Middle-class Americans might have a tougher time paying off their holiday debt this year, since they tend to enjoy higher credit limits, but not necessarily more cash than those lower down the economic ladder.
Information from Harris Interactive shows households earning between $50,000 and $75,000 annually will take an average of 2.6 months to pay off 2014 holiday debt, multimedia journalist Jessica Glazer writes in an article for data-crunching site FiveThirtyEight
But lower-income households that make below $50,000 will take less time than the middle class — an average of two months — to pay off their holiday debt.
As for U.S. households with more than $100,000 in income, they will need only one month to pay down their holiday spending.
Matthew Ong, a retail analyst at NerdWallet, told Glazer the comparisons show that middle-class families might have more credit available to them, but that does not mean they have more money to shop with.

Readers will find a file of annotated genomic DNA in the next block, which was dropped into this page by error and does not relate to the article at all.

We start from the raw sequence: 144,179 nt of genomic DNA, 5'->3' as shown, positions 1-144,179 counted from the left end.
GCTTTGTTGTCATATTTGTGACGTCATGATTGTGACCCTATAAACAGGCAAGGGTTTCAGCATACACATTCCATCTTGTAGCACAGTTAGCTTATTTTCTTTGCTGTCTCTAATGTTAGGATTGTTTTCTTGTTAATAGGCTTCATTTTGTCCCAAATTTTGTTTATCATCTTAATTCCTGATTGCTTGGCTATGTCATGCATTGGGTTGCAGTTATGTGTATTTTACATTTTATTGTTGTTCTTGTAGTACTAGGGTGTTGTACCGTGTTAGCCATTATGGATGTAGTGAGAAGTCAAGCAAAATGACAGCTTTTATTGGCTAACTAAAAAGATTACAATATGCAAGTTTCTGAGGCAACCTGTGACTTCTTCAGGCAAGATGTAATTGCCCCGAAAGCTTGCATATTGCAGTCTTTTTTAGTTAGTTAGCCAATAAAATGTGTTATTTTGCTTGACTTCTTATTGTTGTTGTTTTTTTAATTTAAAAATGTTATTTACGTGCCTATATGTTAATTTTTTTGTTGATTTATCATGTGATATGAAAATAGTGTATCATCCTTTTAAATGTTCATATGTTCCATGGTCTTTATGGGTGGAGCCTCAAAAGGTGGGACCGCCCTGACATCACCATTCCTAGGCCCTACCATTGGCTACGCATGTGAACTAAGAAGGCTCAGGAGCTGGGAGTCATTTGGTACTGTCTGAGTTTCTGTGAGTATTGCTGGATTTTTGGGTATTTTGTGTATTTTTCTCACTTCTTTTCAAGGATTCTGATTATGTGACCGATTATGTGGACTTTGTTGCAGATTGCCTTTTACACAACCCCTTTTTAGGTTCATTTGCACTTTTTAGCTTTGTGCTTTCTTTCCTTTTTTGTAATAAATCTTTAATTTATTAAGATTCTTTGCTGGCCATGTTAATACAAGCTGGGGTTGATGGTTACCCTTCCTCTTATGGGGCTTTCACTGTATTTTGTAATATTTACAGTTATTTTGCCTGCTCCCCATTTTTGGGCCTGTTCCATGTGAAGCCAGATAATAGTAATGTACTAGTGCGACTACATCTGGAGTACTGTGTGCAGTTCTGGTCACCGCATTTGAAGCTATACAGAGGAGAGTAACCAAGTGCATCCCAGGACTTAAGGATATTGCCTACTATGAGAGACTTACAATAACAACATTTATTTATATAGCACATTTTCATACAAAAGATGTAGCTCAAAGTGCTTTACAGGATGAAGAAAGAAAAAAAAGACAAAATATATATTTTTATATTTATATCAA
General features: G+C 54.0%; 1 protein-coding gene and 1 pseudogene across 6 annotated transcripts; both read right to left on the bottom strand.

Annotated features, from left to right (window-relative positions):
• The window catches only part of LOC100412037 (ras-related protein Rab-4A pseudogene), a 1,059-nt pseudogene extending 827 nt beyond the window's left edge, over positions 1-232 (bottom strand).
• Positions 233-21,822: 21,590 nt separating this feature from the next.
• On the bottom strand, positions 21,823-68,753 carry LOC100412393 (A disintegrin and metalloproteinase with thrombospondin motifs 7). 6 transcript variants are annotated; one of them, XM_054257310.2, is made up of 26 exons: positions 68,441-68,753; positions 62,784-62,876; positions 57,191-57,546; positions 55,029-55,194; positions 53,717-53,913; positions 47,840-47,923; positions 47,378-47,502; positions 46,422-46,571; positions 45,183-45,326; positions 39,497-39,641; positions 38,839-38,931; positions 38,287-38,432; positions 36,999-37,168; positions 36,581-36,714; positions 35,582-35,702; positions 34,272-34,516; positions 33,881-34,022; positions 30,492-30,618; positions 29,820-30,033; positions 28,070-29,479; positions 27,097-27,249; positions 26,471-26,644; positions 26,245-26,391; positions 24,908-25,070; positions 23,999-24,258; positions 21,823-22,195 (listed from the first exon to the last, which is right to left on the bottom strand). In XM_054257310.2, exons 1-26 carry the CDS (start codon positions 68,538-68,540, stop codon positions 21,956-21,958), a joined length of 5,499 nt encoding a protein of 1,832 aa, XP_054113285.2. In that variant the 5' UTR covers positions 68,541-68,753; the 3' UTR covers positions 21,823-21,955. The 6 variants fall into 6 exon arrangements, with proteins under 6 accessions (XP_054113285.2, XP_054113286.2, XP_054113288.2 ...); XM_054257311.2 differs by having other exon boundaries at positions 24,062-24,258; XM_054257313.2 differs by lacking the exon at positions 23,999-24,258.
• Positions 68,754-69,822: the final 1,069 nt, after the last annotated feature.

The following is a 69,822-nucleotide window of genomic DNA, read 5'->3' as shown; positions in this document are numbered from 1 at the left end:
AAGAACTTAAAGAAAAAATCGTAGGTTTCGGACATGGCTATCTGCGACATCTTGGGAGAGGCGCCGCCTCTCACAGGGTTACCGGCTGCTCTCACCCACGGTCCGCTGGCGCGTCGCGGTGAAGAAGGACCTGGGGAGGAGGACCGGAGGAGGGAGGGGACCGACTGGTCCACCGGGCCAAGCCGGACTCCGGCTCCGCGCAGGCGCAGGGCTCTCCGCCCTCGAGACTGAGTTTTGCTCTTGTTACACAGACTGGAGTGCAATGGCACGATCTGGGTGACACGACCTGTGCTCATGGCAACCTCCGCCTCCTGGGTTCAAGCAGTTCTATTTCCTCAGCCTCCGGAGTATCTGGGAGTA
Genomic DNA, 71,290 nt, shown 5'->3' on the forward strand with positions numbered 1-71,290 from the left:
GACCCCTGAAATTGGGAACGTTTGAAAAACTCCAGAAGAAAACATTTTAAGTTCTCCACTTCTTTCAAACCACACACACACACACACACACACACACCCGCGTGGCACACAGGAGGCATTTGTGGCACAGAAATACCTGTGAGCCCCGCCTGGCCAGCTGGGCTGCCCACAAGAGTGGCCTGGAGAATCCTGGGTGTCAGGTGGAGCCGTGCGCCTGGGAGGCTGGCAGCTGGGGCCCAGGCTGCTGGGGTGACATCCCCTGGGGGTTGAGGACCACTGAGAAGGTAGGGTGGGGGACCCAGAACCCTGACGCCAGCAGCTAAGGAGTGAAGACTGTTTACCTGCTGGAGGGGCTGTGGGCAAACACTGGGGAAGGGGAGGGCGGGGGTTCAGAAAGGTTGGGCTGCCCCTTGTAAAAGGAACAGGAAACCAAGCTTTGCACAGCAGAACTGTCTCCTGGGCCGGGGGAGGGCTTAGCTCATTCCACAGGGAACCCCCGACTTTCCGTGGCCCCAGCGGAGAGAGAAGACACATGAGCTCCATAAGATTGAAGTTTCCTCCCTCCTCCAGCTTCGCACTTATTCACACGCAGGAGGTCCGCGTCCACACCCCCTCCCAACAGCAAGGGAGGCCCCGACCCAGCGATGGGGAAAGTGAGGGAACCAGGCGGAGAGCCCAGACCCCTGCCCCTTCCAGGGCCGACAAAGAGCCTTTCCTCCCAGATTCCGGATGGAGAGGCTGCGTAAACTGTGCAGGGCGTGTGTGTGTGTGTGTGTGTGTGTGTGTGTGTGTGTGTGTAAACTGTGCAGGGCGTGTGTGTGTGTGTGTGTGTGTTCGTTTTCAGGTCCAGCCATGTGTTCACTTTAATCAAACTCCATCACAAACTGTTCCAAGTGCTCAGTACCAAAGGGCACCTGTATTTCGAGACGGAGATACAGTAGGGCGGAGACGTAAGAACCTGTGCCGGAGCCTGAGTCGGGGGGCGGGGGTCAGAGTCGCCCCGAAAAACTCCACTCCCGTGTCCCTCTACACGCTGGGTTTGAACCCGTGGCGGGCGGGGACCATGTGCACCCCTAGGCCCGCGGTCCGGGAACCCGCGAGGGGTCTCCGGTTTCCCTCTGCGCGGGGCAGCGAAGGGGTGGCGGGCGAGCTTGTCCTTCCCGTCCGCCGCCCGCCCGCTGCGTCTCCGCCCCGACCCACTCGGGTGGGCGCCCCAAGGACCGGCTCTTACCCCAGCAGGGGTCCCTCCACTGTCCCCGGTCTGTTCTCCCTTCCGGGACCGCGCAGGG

A survey from Experian Consumer Services
found that Americans plan to spend an average of $757.57 during the holiday shopping season in 2014, up from $721.96 last year.
Of the 1,005 adults polled, 82 percent said they planned to make purchases either with their credit cards or via a layaway plan this year.
Jeffrey Snider, head of global investment research at Alhambra Partners, an asset management firm, said U.S. consumer spending estimates from Black Friday weekend were not encouraging.
The National Retail Federation
reported average spending per adult was off 6.4 percent from 2013, and online spending was down 10.2 percent during the same weekend compared with last year.
"The initial indications from the retail outlets are so far beyond bad, worse than even last year's decline," Snider wrote in a column on his firm's website
In Snider's view, poor holiday shopping totals by consumers call into questions whether government measures of GDP and employment are capturing the true health of the U.S. economy.
"It is not 'unexpected' at all to see that Black Friday spending peaked in 2012, especially since so many indications of consumer health (including alternate payroll estimates, as well as labor participation and even household formation) changed trajectory, or even stopped rising, right around that time. Spending is now down not just two years in a row, but to levels below even 2011!" he wrote.
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